Books as a single entity are all very well, but I’ve been thinking lately about the individual words that make up the things I read.
Cormac McCarthy will do that to you. Pick up any of his books, from The Road, the 2007 Pulitzer Prize winner, to No Country For Old Men, Suttree, and the two that are coming out as movies this year, The Counsellor and Child of God and there is a wealth of wondrous words throughout.
Then the sun buckled and dark fell like a shout – Outer Dark
I’m currently reading Outer Dark, written in 1968. It is set in the last part of the 19th century, as near as I can tell, and this bleak, gut wrenching book is filled with wonderful words that fit this period and I found myself writing some unknown words on my bookmark to check later in the dictionary. He is known for making up words and I love this about him, he feels unfettered by just the English language, despite having a rich love of it.
…the house was grown with a rich velour of moss and lichen and brooded in a palpable miasma of rot. – Outer Dark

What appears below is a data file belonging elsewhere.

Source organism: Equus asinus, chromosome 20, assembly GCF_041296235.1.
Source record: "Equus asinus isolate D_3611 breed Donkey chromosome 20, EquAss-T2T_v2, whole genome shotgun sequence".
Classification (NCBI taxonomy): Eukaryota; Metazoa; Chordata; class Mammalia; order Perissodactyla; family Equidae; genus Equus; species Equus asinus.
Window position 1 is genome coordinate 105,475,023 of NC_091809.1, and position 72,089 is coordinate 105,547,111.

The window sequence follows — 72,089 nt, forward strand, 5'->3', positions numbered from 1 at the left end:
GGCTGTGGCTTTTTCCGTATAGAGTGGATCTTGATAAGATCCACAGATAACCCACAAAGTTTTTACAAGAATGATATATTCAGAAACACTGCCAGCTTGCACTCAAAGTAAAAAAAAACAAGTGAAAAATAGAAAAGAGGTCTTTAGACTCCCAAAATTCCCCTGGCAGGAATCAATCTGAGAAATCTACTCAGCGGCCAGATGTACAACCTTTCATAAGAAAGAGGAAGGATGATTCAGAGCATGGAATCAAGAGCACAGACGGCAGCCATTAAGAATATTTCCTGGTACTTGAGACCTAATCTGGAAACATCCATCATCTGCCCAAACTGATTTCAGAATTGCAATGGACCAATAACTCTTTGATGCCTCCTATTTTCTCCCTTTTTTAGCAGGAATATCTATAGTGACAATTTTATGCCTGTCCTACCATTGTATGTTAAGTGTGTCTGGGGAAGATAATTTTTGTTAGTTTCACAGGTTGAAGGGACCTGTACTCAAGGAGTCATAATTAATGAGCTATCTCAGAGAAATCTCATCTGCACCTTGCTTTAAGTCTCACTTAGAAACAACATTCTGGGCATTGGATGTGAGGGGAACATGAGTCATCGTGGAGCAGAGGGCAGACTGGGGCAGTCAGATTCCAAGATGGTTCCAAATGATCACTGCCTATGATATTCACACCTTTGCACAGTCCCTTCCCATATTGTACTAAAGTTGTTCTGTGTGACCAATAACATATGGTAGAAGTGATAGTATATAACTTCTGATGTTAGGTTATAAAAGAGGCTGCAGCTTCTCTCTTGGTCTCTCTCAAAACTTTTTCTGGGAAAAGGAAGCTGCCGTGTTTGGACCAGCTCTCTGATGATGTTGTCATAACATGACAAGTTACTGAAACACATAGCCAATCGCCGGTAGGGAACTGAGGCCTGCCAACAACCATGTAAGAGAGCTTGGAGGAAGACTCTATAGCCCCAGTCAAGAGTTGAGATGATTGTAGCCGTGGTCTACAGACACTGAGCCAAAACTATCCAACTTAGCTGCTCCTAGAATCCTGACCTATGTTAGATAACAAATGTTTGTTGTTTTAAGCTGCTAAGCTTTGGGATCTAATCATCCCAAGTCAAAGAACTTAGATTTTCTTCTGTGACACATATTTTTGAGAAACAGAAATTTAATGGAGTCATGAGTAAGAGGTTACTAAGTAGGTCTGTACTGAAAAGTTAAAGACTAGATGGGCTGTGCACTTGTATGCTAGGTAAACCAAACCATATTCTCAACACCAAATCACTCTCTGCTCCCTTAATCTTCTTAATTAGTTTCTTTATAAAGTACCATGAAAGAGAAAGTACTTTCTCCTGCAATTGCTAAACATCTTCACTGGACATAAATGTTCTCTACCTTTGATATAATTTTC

It had me thinking about how each word crafted into a piece of writing adds to the whole, some you don’t notice, but some leave you amazed or confused or thoroughly impressed. Does Mr McCarthy for example, go hunting dictionaries for words that are obscure to colour this prose, or is he just incredibly well read? His turn of phrase and the pictures he conjures in my mind are just beautiful sometimes, well, often. I often hear myself saying words like ‘cool’, or ‘awesome’ out loud to myself as I read, obviously I don’t share his breadth and depth of language.
By day the banished sun circles the earth like a grieving mother with a lamp – The Road
So I’ve compiled a little list of some of the discovered words from Outer Dark:
- moiled – whirled or churned ceaselessly; twist; eddy.
- penduluming: what a pendulum can be caught doing when it feels inclined to.
- palmoutward- not a new word, he must have decided to run the two words together, just because he could.
- malediction – the utterance of a curse.
- recrements – refuse separated from anything; dross.
- consubstantial -of one and the same substance, essence, or nature.
- moonwraught – another lovely combo-word.
- revenant – a person who returns as a spirit after death; ghost.
My two favourite words at present would have to plinth and moist, just for the way they sound when you say them.
McCarthy is rarely interviewed, avoids book tours or signings, and said about this:
I don’t think it’s good for your head, you spend a lot of time thinking about how to write a book, you probably shouldn’t be talking about it. You probably should be doing it.
Do you have favourite words, or authors whose use of language you find inspiring?